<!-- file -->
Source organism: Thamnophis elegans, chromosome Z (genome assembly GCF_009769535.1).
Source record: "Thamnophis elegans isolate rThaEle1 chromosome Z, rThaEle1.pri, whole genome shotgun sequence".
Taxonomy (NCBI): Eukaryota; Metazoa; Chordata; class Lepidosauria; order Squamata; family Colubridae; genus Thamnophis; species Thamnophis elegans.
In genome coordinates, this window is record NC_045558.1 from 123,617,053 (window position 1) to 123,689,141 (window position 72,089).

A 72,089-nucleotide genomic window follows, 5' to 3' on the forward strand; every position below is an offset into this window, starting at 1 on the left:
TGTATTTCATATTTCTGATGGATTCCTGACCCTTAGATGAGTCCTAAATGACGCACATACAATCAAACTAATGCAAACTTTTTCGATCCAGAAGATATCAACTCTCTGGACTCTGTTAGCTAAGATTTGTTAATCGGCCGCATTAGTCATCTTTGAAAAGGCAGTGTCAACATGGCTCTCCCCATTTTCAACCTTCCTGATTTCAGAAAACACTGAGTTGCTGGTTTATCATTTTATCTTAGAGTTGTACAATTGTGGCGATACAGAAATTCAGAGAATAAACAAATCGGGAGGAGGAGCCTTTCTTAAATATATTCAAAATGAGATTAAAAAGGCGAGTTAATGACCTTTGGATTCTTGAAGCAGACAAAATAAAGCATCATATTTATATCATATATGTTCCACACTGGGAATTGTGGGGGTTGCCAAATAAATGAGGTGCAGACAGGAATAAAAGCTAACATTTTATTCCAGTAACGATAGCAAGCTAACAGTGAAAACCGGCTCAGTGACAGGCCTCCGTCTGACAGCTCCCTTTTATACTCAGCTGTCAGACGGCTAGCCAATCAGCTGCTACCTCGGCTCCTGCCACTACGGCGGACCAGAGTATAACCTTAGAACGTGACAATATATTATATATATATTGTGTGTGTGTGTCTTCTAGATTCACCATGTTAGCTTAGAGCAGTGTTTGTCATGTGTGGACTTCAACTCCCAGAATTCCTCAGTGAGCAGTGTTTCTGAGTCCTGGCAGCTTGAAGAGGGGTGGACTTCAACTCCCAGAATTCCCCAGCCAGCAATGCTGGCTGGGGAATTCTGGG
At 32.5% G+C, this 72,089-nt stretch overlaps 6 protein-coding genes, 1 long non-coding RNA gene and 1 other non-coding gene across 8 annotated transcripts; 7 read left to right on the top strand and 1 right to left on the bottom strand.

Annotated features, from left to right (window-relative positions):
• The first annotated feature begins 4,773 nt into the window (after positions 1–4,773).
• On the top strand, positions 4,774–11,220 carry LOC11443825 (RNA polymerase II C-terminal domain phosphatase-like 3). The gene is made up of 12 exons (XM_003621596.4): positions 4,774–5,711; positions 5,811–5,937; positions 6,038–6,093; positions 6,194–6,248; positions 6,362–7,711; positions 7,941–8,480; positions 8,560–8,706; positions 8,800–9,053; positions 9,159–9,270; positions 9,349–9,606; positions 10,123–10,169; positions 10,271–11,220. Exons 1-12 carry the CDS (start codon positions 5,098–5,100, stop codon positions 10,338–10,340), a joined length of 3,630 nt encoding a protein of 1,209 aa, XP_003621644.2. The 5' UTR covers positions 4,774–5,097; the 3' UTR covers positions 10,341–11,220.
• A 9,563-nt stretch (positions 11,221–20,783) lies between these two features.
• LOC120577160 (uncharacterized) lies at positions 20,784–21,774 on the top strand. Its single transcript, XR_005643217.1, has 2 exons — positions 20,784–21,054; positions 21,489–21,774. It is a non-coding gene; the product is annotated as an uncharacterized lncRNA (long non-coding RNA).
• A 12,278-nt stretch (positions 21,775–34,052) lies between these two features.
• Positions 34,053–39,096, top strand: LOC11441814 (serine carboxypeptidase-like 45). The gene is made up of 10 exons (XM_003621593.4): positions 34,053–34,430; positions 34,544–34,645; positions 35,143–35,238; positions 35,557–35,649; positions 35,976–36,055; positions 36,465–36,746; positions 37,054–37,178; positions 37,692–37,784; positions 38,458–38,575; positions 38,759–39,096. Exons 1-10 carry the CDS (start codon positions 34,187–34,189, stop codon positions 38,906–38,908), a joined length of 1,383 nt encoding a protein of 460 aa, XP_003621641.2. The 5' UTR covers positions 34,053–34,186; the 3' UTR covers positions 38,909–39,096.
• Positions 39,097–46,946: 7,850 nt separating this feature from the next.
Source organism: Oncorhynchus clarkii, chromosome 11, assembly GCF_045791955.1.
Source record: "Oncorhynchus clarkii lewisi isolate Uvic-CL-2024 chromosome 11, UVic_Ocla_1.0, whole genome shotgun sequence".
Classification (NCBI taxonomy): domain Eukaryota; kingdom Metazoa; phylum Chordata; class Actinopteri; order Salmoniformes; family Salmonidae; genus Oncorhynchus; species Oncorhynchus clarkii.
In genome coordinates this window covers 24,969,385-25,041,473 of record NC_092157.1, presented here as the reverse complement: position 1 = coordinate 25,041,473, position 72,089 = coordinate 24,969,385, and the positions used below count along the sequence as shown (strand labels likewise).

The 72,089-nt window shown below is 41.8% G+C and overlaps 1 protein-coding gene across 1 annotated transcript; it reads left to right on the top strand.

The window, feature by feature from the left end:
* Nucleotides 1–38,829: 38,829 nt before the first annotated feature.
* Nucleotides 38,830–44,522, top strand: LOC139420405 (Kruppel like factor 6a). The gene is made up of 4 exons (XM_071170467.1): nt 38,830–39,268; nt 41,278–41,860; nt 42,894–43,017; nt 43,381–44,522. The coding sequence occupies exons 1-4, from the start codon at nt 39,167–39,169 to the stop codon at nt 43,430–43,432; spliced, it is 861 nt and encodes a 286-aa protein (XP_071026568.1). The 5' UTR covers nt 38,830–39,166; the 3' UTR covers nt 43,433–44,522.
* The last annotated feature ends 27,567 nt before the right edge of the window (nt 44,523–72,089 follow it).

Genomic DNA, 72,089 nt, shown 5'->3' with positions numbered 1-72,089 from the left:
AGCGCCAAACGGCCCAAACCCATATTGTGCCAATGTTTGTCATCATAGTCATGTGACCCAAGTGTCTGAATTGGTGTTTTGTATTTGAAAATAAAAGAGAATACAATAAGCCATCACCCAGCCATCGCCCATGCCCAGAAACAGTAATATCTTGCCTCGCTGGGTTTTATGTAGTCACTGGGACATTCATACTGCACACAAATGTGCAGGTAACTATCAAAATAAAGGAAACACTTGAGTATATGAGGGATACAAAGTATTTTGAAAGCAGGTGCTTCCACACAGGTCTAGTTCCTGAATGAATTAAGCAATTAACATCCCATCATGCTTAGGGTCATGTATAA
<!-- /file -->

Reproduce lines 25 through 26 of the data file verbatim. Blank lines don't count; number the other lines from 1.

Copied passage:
Genomic DNA, 72,089 nt, shown 5'->3' with positions numbered 1-72,089 from the left:
AGCGCCAAACGGCCCAAACCCATATTGTGCCAATGTTTGTCATCATAGTCATGTGACCCAAGTGTCTGAATTGGTGTTTTGTATTTGAAAATAAAAGAGAATACAATAAGCCATCACCCAGCCATCGCCCATGCCCAGAAACAGTAATATCTTGCCTCGCTGGGTTTTATGTAGTCACTGGGACATTCATACTGCACACAAATGTGCAGGTAACTATCAAAATAAAGGAAACACTTGAGTATATGAGGGATACAAAGTATTTTGAAAGCAGGTGCTTCCACACAGGTCTAGTTCCTGAATGAATTAAGCAATTAACATCCCATCATGCTTAGGGTCATGTATAA